Any wound or incision that injures the deep dermis layer of the skin has the potential to become a scar. Everyone’s skin is different in how it scars and how it heals. Winter weather is especially tough on the skin, scarred or not. Here are some ways to minimize the harsh effects of wintertime on your scars.
Stay hydrated. Skin that is moist and wounds that are well hydrated heal faster. Cold and windy weather causes your body to dehydrate more quickly. The air is drier, and a stiff breeze whisks away the moisture on your skin. Don’t wait until you feel thirsty to drink water. Remember that the higher the altitude, the drier the air.
Keep in mind that your body has to work harder to moisten and warm cold air to match your body temperature. Stay warm when possible and keep up proper nutrition if you plan to be outdoors a lot. This way, your body can spend its energy on healing, instead of on keeping itself warm and hydrated.
Avoid wearing restrictive clothing that will rub against healing scars or slow blood flow to the area. Avoid clothing like wool or mohair sweaters that shed fibers that can get caught in wounds. When using scar medicine such as Scarfade, consider using silicone sheets instead of scar cream to prevent the scar cream from rubbing off and from discoloring the fabric through contact.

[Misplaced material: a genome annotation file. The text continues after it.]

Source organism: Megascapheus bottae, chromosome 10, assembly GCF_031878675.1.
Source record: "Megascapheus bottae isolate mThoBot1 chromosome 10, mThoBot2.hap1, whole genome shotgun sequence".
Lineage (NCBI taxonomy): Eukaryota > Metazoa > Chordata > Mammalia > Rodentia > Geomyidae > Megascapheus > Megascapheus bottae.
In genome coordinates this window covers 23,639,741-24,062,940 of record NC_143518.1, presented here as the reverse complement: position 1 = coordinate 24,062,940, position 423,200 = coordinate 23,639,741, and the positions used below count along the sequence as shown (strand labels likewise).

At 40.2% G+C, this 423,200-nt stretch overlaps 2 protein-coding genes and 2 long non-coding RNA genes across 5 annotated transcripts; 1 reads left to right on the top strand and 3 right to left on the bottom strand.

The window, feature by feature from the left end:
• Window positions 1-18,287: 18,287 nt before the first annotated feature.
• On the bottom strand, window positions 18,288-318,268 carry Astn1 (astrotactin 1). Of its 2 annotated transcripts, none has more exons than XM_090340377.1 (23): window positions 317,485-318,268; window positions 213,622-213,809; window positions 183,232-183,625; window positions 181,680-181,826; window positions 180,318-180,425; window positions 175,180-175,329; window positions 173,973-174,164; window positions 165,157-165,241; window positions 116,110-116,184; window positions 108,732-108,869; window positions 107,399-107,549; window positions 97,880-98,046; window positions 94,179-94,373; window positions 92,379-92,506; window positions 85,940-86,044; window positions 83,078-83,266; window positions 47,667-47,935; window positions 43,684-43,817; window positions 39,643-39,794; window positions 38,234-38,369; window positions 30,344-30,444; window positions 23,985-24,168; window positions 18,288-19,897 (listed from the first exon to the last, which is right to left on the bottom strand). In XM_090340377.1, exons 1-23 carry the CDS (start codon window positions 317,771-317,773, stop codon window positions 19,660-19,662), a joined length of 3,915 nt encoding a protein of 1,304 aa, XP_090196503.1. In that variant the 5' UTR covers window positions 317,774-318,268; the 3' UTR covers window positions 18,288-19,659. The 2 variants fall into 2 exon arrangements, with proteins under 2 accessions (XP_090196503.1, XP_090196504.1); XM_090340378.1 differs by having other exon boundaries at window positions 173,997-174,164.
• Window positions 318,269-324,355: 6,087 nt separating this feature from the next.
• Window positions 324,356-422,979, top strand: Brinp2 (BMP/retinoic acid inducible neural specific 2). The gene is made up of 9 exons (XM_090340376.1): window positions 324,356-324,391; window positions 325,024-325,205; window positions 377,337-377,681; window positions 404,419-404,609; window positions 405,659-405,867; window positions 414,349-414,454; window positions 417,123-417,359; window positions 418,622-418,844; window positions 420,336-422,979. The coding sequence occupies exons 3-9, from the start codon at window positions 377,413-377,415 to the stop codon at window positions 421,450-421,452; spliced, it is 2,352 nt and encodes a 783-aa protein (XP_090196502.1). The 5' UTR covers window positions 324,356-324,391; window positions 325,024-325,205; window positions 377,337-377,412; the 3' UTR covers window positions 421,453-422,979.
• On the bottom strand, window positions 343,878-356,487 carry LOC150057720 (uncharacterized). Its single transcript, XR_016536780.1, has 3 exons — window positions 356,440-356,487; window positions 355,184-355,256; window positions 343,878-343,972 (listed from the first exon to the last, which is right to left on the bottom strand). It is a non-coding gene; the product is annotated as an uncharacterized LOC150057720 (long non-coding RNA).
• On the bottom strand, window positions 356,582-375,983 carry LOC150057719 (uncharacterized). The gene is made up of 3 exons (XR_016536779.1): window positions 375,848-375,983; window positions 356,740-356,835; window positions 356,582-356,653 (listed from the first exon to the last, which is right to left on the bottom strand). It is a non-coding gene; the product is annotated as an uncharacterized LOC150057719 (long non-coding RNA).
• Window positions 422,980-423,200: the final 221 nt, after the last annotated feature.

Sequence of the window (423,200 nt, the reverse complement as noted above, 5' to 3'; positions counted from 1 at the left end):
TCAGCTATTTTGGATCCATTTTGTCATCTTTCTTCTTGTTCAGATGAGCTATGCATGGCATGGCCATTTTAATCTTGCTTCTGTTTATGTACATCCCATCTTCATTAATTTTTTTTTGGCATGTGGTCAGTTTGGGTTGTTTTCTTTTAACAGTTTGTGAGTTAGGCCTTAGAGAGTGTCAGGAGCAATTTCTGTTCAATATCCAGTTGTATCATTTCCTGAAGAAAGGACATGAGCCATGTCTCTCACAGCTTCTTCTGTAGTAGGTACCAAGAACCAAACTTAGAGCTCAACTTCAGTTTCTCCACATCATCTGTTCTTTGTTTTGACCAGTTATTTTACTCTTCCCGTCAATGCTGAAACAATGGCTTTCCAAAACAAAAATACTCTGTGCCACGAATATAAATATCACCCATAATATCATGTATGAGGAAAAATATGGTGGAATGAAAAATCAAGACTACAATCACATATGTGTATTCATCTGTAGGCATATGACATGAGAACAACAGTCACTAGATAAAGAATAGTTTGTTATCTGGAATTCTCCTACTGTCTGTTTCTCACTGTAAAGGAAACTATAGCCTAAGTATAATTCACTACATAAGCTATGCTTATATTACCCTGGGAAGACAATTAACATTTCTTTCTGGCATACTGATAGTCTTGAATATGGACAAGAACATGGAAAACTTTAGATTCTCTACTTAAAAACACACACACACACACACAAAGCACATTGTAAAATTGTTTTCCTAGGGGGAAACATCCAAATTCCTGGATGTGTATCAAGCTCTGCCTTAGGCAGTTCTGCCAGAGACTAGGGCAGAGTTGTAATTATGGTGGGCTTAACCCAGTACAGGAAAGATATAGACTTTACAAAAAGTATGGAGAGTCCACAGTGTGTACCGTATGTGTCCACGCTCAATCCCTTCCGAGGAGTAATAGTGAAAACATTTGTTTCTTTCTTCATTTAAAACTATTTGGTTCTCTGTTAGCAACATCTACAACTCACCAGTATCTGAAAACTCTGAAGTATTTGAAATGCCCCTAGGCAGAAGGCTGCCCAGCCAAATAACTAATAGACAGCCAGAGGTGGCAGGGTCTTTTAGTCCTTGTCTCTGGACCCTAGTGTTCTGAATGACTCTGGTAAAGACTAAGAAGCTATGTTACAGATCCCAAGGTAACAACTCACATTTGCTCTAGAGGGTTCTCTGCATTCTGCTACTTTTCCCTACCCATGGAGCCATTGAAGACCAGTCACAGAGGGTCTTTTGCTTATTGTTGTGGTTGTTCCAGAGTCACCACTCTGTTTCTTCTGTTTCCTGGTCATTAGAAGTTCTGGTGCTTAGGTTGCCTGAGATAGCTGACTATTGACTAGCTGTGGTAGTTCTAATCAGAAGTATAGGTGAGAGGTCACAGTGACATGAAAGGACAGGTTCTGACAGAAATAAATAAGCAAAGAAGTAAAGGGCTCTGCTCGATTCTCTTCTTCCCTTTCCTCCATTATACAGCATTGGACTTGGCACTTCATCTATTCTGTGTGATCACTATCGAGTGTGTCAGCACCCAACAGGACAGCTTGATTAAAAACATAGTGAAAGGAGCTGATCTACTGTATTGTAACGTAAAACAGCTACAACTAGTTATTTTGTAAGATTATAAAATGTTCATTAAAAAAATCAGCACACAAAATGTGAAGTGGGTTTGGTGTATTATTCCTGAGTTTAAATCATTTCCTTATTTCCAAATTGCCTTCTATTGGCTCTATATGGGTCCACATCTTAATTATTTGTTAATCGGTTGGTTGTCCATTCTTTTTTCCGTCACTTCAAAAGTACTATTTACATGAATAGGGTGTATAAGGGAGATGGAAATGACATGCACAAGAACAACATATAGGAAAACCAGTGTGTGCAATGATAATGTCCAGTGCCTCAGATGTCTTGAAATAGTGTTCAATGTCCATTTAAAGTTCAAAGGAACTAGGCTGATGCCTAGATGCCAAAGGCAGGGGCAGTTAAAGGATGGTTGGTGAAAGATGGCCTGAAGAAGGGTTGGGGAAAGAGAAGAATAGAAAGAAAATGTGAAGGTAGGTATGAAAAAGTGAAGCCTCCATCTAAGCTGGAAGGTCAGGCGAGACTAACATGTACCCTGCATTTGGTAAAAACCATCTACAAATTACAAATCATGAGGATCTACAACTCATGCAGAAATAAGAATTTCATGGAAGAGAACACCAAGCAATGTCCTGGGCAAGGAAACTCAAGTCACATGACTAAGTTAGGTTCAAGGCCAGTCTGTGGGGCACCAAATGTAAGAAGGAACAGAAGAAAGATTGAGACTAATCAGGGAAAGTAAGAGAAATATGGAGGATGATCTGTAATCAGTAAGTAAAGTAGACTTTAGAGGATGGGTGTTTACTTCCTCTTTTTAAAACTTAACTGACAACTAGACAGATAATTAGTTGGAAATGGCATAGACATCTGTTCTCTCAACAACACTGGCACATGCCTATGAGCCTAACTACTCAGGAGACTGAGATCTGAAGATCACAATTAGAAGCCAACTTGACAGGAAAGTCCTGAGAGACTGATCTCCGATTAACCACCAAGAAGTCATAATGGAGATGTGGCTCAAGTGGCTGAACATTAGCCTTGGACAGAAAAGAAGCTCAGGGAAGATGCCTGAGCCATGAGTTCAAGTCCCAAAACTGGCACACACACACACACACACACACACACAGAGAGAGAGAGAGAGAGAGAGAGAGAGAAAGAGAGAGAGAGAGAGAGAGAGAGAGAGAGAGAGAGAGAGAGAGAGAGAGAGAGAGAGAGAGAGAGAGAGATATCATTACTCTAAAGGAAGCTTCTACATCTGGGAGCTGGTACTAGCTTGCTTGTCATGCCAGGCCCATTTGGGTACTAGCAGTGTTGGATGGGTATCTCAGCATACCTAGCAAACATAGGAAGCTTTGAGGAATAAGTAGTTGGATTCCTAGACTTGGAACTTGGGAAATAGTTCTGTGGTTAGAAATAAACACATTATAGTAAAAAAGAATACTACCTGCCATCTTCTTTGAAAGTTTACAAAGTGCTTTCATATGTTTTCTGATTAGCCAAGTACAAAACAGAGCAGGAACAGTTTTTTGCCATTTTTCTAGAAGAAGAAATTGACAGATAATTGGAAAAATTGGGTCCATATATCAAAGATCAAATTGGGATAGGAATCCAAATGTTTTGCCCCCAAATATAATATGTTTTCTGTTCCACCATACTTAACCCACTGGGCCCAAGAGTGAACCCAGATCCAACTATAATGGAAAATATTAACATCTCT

Ultraviolet light slows healing and radiation from the sun’s rays can cause the color of scar tissue to be more prominent. Keep healing wounds and developing scars out of the sunlight. Sunscreen can be worn for added protection. Look for SPF of 15 or greater.
When scars are located on joints and parts of the body that expand and contract frequently, like the hands, knees and elbows, healing skin can be re-injured and reopened. This slows down the healing process and may make scars more prominent.
Keep the wound clean and protected from infection. Covering it during the first week or so with a bandage or dressing prevents exposure to bacteria and infection.